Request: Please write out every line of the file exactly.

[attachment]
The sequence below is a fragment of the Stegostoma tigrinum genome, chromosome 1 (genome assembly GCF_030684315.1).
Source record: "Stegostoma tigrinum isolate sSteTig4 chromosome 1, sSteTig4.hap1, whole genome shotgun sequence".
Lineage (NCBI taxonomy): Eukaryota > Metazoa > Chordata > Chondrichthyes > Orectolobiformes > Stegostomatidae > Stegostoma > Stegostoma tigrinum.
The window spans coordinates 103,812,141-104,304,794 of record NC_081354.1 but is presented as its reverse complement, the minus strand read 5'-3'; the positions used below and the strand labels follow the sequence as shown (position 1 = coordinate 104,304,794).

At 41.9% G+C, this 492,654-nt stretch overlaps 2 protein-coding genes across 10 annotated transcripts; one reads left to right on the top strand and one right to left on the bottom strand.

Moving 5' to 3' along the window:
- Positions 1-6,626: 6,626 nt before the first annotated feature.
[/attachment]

The sequence below is a fragment of the Stegostoma tigrinum genome, chromosome 1 (genome assembly GCF_030684315.1).
Source record: "Stegostoma tigrinum isolate sSteTig4 chromosome 1, sSteTig4.hap1, whole genome shotgun sequence".
Lineage (NCBI taxonomy): Eukaryota > Metazoa > Chordata > Chondrichthyes > Orectolobiformes > Stegostomatidae > Stegostoma > Stegostoma tigrinum.
The window spans coordinates 103,812,141-104,304,794 of record NC_081354.1 but is presented as its reverse complement, the minus strand read 5'-3'; the positions used below and the strand labels follow the sequence as shown (position 1 = coordinate 104,304,794).

At 41.9% G+C, this 492,654-nt stretch overlaps 2 protein-coding genes across 10 annotated transcripts; one reads left to right on the top strand and one right to left on the bottom strand.

Moving 5' to 3' along the window:
- Positions 1-6,626: 6,626 nt before the first annotated feature.